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Joseph E. Stiglitz and his Works in Economics

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The following points highlight the top four economic ideas of Joseph E. Stiglitz. The economic ideas are: 1. The Economics of Screening 2. Traditional Vs. Behavioural Theories of the Firm 3. Asymmetric Information 4. The Principal-Agent Problem.

Economic Idea # 1. The Economics of Screening:

Professor Joseph Stiglitz stressed the importance of the availability and transmission of information about alternative opportunities in making the education system as a more effective vehicle for income redistribution. In his paper on “Information and Economic Analysis”, Stiglitz surveyed widely all the current works in the area of the economics of information and screening in education, labour and insurance markets.

He laid the foundation for constructing an “economics” of information-production and dissemination of information. He analysed two kinds of information. “One is associated with ‘research and development’ and the other with ‘screening'”. These two kinds of information are viewed as “polar cases”; while other kinds of information are thought of a mixture of the two.

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J.E. Stiglitz defined screening as simply “the process of discrimination, of distinguishing among “things” which, in the absence of screening, would, for economic purposes, be treated the same, even though it may be known that they differ in perhaps some important ways”.

Stiglitz discussed screening device with examples and examined the screening mechanisms by examination and self-selection, motivations for screening in monopoly and competitive market choices associated with differential information, screening costs and imperfect information on both sides of the market.

Most of the analysis focused on imperfections of information on one side of the market. But Stiglitz focused on imperfections on both sides, e.g., in education market including examination system, insurance market, labour market and capital market. Screening was examined in a variety of contexts in these markets and the analysis has been extended to welfare economics also.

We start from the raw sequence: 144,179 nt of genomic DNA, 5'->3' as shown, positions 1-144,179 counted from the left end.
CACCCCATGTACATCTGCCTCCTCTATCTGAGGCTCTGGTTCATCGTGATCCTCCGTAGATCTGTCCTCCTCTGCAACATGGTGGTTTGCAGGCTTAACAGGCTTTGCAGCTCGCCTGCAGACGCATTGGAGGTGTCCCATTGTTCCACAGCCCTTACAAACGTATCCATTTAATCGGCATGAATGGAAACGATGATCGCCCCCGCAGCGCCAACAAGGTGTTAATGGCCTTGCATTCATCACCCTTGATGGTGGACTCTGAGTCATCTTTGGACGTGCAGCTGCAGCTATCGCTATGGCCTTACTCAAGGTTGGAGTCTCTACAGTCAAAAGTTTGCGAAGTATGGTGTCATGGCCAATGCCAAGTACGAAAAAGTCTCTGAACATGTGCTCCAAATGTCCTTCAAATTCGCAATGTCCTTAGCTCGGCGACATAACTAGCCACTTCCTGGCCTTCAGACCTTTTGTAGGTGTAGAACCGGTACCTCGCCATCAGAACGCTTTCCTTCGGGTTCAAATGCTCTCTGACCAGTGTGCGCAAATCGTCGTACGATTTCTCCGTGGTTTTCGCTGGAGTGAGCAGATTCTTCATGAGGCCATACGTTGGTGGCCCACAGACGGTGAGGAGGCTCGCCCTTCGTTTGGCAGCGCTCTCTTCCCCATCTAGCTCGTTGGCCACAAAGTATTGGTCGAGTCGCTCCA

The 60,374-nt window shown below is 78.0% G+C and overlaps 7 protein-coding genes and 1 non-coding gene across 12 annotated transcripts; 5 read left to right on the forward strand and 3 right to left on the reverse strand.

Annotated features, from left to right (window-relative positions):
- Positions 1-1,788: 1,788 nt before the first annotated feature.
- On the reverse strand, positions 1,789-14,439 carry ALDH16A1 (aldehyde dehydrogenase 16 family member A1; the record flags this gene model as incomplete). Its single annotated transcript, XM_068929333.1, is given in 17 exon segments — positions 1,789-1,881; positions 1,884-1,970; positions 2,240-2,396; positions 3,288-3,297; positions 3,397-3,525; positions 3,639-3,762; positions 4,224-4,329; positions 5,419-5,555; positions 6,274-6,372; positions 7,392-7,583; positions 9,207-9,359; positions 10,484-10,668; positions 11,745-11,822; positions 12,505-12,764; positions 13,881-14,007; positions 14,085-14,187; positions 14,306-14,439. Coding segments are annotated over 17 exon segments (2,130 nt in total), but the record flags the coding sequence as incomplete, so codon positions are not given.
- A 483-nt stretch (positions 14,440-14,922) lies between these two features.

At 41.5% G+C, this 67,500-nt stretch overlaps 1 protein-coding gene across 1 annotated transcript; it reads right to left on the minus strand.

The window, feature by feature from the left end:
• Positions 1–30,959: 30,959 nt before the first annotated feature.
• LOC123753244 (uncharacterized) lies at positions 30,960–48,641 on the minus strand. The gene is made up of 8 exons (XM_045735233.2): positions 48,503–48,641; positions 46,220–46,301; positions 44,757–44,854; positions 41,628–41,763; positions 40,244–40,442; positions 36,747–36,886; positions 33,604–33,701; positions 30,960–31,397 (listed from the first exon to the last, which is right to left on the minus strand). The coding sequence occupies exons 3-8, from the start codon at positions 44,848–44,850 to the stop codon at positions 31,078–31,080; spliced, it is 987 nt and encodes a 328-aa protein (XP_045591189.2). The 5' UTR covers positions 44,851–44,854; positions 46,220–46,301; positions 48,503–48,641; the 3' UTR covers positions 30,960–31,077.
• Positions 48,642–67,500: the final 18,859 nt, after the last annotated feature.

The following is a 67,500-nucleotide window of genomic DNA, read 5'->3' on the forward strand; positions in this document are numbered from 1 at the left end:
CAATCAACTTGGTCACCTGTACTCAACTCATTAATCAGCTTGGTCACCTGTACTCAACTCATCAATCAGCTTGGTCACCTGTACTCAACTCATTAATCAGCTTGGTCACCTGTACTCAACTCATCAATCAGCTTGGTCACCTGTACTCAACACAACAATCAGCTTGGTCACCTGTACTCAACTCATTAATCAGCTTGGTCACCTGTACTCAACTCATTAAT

Spence in his insightful work (1973,1974) focused on what has been referred to as self-selection mechanism and also on signals. Akerlof’s seminal paper on the market for lemons and the literature on the economics of discrimination by Arrow, Phelps and Stiglitz and Spence work are noted as the two important antecedents of the Theory of Screening.

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The development of the theory of imperfect information and non-convexity of technology altered the conventional fundamental analysis of markets. The seminal contributions questioned the assumptions of perfect competition, convexity of technology and the concept of equilibrium.

Economic Idea # 2. Traditional Vs. Behavioural Theories of the Firm:

The traditional theory of the firm (the neoclassical theory) assumes a single owner entrepreneur. There is no separation between ownership and management. The owner-entrepreneur takes all the decisions. The entrepreneur is further more assumed to have unlimited information, unlimited time at his disposal and unlimited ability to compare all the possible alternative actions and choose the one that maximizes his profit. There is no time, information or other constraints in pursuing the single goal of profit maximization.

Clearly the neoclassical (marginalist) assumptions are unrealistic, considering the complexity of modern enterprises. In the modern business world the firm is a complex organization, characterized by the divorce of ownership and management. This gives discretion to the managers to pursue goals other than profit maximisation.

Information is not unlimited. It acquisition involves expenses. Further-more it is often distorted as it passes through the various hierarchical levels of administration. As recognized by the behavioural theories firms have no perfect knowledge of their costs, revenues and their environment and they operate in a world of uncertainty. Entrepreneurs attitudes towards risk plays an important role in actual decision-making.